Negative Pressure Wound Therapy


Posterior descending artery


Right coronary artery


Right internal mammary artery


Superficial sternal wound infection


Sternal Wound Infections


Sternal wound dehiscence


Systematic Reviews and Meta-Analyses


Single internal mammary artery


  1. Perezgrovas-Olaria R, Audisio K, Cancelli G, Rahouma M, Ibrahim M, Soletti GJ, Chadow D, Demetres M, Girardi LN, Gaudino M. Deep sternal wound infection and mortality in cardiac surgery: a meta-analysis. Ann Thorac Surg. 2023;115(1):272–80.

    Article  PubMed  Google Scholar 

  2. Dohmen PM, Markou T, Ingemansson R, Rotering H, Hartman JM, van Valen R, et al. Use of incisional negative pressure wound therapy on closed median sternal incisions after cardiothoracic surgery: clinical evidence and consensus recommendations. Med Sci Monit. 2014;20:1814–25.

    Article  PubMed  PubMed Central  Google Scholar 

  3. Song Y, Chu W, Sun J, et al. Review on risk factors, classification, and treatment of sternal wound infection. J Cardiothorac Surg. 2023;18:184.

    Article  PubMed  PubMed Central  Google Scholar 

  4. Toumpoulis IK, Anagnostopoulos CE, DeRose JJ, Swistel DG. The impact of deep sternal wound infection on long-term survival after coronary artery bypass grafting. Chest. 2005;127(2):464–71.

    Article  PubMed  Google Scholar 

  5. Atkins BZ, Wooten MK, Kistler J, Hurley K, Hughes CG, Wolfe WG. Does negative pressure wound therapy have a role in preventing poststernotomy wound complications? Surg Innov. 2009;16(2):140–6.

    Article  PubMed  Google Scholar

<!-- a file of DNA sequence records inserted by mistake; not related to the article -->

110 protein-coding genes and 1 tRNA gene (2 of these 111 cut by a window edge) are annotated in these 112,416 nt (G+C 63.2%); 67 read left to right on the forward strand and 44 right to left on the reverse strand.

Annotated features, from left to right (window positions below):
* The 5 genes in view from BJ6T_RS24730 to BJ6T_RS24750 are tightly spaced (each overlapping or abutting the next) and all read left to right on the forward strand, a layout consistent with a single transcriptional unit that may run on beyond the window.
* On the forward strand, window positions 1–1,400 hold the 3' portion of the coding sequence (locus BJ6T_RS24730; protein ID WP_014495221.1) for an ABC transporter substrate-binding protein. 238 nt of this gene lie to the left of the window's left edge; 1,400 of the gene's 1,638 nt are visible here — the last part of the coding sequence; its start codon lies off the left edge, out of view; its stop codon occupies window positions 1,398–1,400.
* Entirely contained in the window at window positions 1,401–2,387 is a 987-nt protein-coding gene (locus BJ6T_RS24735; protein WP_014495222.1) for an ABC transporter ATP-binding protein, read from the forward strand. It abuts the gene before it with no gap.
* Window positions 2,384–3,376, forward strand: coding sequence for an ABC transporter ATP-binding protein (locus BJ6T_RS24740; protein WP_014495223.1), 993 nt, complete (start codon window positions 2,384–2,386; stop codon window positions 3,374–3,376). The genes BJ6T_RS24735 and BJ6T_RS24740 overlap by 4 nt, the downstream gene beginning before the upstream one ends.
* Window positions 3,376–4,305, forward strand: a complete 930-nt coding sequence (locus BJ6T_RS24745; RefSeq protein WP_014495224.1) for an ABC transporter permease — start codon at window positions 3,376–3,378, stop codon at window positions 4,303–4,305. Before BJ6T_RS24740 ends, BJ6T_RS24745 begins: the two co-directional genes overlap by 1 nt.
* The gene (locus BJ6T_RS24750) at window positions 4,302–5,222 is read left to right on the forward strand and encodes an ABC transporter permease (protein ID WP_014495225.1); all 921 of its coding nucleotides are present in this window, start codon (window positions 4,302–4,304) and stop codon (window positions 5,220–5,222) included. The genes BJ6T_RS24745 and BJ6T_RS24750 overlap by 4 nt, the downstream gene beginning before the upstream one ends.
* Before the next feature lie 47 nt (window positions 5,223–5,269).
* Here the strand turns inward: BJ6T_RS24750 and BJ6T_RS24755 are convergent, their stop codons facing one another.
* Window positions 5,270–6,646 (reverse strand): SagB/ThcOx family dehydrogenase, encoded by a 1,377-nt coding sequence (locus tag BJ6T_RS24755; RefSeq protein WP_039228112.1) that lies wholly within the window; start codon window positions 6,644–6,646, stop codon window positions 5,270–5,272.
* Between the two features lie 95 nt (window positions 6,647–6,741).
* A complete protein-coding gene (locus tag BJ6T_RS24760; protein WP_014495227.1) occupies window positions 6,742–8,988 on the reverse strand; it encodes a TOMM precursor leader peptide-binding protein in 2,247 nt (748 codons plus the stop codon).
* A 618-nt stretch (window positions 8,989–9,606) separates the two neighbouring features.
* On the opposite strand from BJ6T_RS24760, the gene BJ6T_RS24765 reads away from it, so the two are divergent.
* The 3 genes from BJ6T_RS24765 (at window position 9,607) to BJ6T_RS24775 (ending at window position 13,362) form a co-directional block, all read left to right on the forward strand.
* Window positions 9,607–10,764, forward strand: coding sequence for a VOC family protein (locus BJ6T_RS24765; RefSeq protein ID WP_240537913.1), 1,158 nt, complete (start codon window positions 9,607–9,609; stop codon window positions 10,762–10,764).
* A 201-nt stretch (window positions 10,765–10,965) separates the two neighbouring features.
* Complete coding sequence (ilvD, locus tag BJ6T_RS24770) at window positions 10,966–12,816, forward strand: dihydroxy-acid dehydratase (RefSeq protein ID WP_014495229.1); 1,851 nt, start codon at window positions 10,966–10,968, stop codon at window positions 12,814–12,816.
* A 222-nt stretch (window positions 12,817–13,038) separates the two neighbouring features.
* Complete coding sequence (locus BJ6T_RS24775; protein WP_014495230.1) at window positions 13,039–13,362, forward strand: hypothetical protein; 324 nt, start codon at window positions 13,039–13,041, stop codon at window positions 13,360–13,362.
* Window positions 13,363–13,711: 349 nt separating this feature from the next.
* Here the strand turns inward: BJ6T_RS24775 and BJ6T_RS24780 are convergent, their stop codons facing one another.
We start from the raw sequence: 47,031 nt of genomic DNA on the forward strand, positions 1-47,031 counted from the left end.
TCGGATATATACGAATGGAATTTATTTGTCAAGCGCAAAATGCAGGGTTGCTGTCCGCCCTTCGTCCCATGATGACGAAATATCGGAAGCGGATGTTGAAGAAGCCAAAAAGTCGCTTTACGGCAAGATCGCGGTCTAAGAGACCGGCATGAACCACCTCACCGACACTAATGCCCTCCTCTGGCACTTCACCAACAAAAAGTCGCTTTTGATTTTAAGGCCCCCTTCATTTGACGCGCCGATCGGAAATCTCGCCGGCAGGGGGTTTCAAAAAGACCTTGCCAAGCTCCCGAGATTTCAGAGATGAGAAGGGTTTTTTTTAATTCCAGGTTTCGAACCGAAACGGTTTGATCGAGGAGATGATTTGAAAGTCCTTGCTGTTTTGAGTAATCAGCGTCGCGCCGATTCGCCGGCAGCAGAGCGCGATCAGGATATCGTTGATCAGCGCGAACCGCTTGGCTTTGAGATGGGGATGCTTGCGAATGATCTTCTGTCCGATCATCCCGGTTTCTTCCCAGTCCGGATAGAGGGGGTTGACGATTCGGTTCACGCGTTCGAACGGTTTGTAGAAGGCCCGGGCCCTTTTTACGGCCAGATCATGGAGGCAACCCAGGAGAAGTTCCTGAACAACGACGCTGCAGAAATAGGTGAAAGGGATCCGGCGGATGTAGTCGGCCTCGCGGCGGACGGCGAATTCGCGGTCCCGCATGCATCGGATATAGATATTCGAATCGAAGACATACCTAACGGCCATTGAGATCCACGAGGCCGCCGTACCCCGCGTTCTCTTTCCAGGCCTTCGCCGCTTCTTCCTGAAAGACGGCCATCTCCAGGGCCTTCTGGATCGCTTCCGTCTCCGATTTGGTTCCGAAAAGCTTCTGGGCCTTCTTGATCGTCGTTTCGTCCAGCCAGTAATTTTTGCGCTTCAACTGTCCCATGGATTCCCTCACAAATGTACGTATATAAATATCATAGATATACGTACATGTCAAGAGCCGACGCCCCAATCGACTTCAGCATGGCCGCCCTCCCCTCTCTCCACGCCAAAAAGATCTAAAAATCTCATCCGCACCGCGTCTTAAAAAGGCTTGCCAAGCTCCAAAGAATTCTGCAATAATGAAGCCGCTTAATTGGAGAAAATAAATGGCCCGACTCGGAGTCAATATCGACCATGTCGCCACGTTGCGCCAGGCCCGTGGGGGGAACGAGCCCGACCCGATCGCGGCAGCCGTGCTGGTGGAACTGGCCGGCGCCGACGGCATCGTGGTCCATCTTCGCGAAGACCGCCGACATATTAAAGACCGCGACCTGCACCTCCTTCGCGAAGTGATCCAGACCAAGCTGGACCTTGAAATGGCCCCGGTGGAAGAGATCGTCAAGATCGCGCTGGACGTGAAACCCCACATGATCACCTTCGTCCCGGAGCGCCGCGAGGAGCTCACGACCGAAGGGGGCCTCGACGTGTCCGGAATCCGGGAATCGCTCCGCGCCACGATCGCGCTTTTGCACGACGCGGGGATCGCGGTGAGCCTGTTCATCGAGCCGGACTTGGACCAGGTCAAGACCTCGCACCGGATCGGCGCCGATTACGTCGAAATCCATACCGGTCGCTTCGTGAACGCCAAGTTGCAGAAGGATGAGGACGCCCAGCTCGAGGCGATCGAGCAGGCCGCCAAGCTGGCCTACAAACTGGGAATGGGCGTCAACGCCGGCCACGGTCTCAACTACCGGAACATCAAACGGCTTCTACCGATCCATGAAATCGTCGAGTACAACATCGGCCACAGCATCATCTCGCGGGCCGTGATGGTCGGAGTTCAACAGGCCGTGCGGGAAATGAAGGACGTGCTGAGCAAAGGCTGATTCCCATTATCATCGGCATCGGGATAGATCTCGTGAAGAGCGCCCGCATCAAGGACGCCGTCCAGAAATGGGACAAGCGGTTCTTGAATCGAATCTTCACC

6. Bayer N, Hart WM, Arulampalam T, Hamilton C, Schmoeckel M. Is the use of BIMA in CABG sub-optimal? A review of the current clinical and economic evidence including innovative approaches to the management of mediastinitis. Ann Thorac Cardiovasc Surg. 2020;26(5):229–39.

    Article  PubMed  PubMed Central  Google Scholar 

  7. Gatti G, Ledwon M, Gazdag L, Cuomo F, Pappalardo A, Fischlein T, et al. Management of closed sternal incision after bilateral internal thoracic artery grafting with a single-use negative pressure system. Updates Surg. 2018;70(4):545–52.

    Article  PubMed  Google Scholar 

  8. Gatti G, Benussi B, Brunetti D, Ceschia A, Porcari A, Biondi F, et al. The fate of patients having deep sternal infection after bilateral internal thoracic artery grafting in the negative pressure wound therapy era. Int J Cardiol. 2018;269:67–74.

    Article  PubMed  Google Scholar 

  9. Ruggieri VG, Olivier ME, Aludaat C, Rosato S, Marticho P, Saade YA, et al. Negative pressure versus conventional sternal wound dressing in coronary surgery using bilateral internal mammary artery grafts. Heart Surg Forum. 2019;22(2):E92–6.

    Article  Google Scholar 

  10. Borger MA, Rao V, Weisel RD, Ivanov J, Cohen G, Scully HE, et al. Deep sternal wound infection: risk factors and outcomes. Ann Thorac Surg. 1998;65(4):1050–6.

    Article  PubMed  CAS  Google Scholar 

  11. Scalise A, Calamita R, Tartaglione C, Pierangeli M, Bolletta E, Gioacchini M, et al. Improving wound healing and preventing surgical site complications of closed surgical incisions: a possible role of Incisional Negative Pressure Wound Therapy. A systematic review of the literature. Int Wound J. 2016;13(6):1260–81.